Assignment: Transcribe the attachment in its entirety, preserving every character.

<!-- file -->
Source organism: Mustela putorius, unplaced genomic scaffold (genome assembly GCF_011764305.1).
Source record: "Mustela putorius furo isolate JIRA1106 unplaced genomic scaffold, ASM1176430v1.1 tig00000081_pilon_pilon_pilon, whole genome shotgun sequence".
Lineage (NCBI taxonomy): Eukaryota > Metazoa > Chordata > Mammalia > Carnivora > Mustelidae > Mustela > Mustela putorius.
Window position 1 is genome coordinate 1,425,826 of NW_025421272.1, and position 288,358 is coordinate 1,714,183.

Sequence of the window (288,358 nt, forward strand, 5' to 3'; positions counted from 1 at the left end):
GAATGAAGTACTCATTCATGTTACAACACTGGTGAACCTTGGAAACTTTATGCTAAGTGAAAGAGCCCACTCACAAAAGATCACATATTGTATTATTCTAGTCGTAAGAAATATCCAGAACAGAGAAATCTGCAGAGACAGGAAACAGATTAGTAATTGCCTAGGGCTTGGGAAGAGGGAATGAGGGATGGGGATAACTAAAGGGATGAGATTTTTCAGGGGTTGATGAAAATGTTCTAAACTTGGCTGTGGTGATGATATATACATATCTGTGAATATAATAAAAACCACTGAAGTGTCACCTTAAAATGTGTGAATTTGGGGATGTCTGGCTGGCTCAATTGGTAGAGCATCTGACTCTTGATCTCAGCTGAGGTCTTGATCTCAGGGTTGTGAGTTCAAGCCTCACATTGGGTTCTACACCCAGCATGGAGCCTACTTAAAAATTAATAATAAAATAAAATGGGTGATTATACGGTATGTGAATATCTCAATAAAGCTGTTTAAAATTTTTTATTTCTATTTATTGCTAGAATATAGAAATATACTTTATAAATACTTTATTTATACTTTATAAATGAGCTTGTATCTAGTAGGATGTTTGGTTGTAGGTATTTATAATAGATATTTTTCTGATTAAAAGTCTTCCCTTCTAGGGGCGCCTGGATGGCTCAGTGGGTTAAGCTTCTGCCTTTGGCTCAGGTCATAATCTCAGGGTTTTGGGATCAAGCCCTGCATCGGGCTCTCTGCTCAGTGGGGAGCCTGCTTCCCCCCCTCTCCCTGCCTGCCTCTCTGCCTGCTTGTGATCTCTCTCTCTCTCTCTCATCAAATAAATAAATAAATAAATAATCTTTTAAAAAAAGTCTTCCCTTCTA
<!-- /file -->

Source organism: Mustela putorius, unplaced genomic scaffold (genome assembly GCF_011764305.1).
Source record: "Mustela putorius furo isolate JIRA1106 unplaced genomic scaffold, ASM1176430v1.1 tig00000081_pilon_pilon_pilon, whole genome shotgun sequence".
Lineage (NCBI taxonomy): Eukaryota > Metazoa > Chordata > Mammalia > Carnivora > Mustelidae > Mustela > Mustela putorius.
Window position 1 is genome coordinate 1,425,826 of NW_025421272.1, and position 288,358 is coordinate 1,714,183.

Sequence of the window (288,358 nt, forward strand, 5' to 3'; positions counted from 1 at the left end):
GAATGAAGTACTCATTCATGTTACAACACTGGTGAACCTTGGAAACTTTATGCTAAGTGAAAGAGCCCACTCACAAAAGATCACATATTGTATTATTCTAGTCGTAAGAAATATCCAGAACAGAGAAATCTGCAGAGACAGGAAACAGATTAGTAATTGCCTAGGGCTTGGGAAGAGGGAATGAGGGATGGGGATAACTAAAGGGATGAGATTTTTCAGGGGTTGATGAAAATGTTCTAAACTTGGCTGTGGTGATGATATATACATATCTGTGAATATAATAAAAACCACTGAAGTGTCACCTTAAAATGTGTGAATTTGGGGATGTCTGGCTGGCTCAATTGGTAGAGCATCTGACTCTTGATCTCAGCTGAGGTCTTGATCTCAGGGTTGTGAGTTCAAGCCTCACATTGGGTTCTACACCCAGCATGGAGCCTACTTAAAAATTAATAATAAAATAAAATGGGTGATTATACGGTATGTGAATATCTCAATAAAGCTGTTTAAAATTTTTTATTTCTATTTATTGCTAGAATATAGAAATATACTTTATAAATACTTTATTTATACTTTATAAATGAGCTTGTATCTAGTAGGATGTTTGGTTGTAGGTATTTATAATAGATATTTTTCTGATTAAAAGTCTTCCCTTCTAGGGGCGCCTGGATGGCTCAGTGGGTTAAGCTTCTGCCTTTGGCTCAGGTCATAATCTCAGGGTTTTGGGATCAAGCCCTGCATCGGGCTCTCTGCTCAGTGGGGAGCCTGCTTCCCCCCCTCTCCCTGCCTGCCTCTCTGCCTGCTTGTGATCTCTCTCTCTCTCTCTCATCAAATAAATAAATAAATAAATAATCTTTTAAAAAAAGTCTTCCCTTCTA